I recently came across this quote by
Bonnie Friedman “An unhurried sense of time is in itself a sort of wealth”.
We live in an extremely fast-paced era where our mornings begin with cussing the alarm clock out followed by a granola bar for breakfast while simultaneously tucking the shirt in, and rushing to drop the kids and reach work on time. Phew!
Forget about a regular day where you ‘need’ to hurry to be in tune with the day’s schedule, even on off days people seem to be hurrying. ‘Hurry up! We’re gonna be late for the movies!’ ‘Hurry up! We’re gonna be late for dinner’ ‘Hurry up we’re gonna be late for our leisurely stroll on the beach!’ Seriously?
The problem is that most of us are attuned to living the hurried life. But is it really working in our favor? Absolutely not!
Why is our productivity decreasing despite being always on the go?
Starting with the very basic, our body has been wired to work, play, and rest. When you’re rushing things up and snatching whatever little sleep you can so that you can work on that project- your productivity is going to go down, if not now then definitely in the long run.
What most people fail to understand is that whether a certain work really needs to be hurried up; do you really need to rush through ten things to get it done. How about getting eight of them done today and two tomorrow? Not only are you going to make mistakes or if you’re brilliant then you might not make mistakes but those are not going to be your best works. This would lead to revising or redoing the entire thing- is it worth it?
Health-wise, racing the clock has its implications. From depression, muscle aches, to stress and anxiety, which further leads to numerous ‘serious’ ailments. Not to mention how your food portions keep on getting smaller when you’re eating on the go. And those takeaways and processed can foods are of no good, you know that.
Aside from affecting the physical health, a hurried life can spell doom for you emotional and mental health too. One of the worse consequences is stress and anxiety. People who live a hurried life are in a state of perpetual stress, whether it is work related or brought on by sleep deprivation. And let’s not even go to what stress can do in the long run.
Take a breather and contemplate whether you need to slow down or is your current lifestyle exactly how you want it to be?
When you make the clock your ally, you’d start to notice, enjoy, and appreciate the small things in life. Even slowly sipping a cup of coffee would make it all the more delectable.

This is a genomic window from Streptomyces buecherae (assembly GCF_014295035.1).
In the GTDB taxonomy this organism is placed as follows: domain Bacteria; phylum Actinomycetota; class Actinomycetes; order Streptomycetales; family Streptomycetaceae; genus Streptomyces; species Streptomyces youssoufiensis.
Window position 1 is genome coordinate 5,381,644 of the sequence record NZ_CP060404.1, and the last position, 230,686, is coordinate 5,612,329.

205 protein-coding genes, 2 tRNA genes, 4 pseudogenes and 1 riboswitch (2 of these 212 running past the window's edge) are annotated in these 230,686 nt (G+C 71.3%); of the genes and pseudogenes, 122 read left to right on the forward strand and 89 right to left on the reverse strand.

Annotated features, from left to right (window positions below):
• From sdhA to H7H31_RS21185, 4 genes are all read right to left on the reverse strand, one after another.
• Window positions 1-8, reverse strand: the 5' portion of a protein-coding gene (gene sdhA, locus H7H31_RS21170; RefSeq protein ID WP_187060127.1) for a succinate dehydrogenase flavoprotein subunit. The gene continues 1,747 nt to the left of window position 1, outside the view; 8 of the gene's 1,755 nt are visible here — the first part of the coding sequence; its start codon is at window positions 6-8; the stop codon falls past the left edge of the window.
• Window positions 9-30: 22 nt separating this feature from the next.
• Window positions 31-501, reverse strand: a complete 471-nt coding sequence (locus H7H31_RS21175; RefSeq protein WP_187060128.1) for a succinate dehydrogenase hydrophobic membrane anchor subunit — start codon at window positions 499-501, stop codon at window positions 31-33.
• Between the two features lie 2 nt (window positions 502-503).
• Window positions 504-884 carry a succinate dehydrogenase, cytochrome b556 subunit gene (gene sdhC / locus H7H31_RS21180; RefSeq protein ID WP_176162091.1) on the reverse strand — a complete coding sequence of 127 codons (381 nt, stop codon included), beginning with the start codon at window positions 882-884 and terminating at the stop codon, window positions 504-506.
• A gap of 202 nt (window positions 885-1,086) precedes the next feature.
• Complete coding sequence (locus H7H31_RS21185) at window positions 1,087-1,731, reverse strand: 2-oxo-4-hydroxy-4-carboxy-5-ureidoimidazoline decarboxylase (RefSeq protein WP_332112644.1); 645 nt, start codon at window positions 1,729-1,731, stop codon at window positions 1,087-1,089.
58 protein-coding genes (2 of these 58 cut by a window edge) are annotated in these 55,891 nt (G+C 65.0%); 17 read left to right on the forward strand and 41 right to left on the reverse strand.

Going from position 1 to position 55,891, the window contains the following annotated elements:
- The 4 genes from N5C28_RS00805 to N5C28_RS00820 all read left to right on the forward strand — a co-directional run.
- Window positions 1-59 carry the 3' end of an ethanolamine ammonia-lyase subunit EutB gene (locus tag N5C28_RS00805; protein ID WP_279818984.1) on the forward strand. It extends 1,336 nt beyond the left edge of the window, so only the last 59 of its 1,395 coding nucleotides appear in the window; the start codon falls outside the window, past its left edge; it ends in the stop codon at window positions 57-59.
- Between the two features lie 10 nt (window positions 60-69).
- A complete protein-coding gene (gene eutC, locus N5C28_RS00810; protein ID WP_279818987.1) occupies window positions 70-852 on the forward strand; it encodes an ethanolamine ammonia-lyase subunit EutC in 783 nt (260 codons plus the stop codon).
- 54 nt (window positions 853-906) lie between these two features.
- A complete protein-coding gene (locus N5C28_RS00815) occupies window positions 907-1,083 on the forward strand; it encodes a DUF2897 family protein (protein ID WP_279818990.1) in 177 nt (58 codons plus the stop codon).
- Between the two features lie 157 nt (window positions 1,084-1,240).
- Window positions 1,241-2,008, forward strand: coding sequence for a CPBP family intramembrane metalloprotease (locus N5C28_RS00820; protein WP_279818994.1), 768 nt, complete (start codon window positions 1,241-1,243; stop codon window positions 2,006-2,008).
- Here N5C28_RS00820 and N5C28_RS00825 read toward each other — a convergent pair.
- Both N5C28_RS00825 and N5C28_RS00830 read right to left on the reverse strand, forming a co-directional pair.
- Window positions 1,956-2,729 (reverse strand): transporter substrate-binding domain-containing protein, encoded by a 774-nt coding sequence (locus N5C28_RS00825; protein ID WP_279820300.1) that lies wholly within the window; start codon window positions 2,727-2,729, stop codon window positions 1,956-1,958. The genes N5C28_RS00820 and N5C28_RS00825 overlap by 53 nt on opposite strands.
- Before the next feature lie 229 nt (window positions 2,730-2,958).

You need to slow down because twenty-four hours per day is enough to get you through work if you prioritize and take on work as per your capability. Know what your body and mind can handle and stick to it, religiously!
When you slow down your relationships improve. You are taking the time to listen to people rather than just hearing whatever they are blabbering while simultaneously making a To-do list in your mind. When you listen, you understand better.
Plus you end up spending time with those who matter. Whether it is friends or family, they do not feel left out.
How can you live an unhurried life?
To begin with, stop imagining your life in a rush. Don’t even think of completing everything in a day, and when you make your To-do list make sure you are doing that slowly and rationally.
Get enough sleep, at least the recommended 8 hours.
Try to fit in some form of workout in the morning, this will undo the damage caused by stress and is unarguably good for your health.
Always keep some ‘me’ time aside. You can listen to your favorite music, pursue a hobby, volunteer at the local kitchen, or just simply sit and enjoy a cup of tea.
Put down your life’s goals on a piece of paper and make sure you do something every day to meet these goals, but again don’t rush it.
Whether it is food, family time, sleep, or even a cup of regular coffee, make sure you give the task at hand attention.
Enjoy the moment.
Always remember whatever has to happen, will happen, and at the right time.
Try switching to an unhurried life for a day, while rationally making time for your work, and let me know if you felt it to be better than your I-need-to-absolutely-rush-to-work-now! days.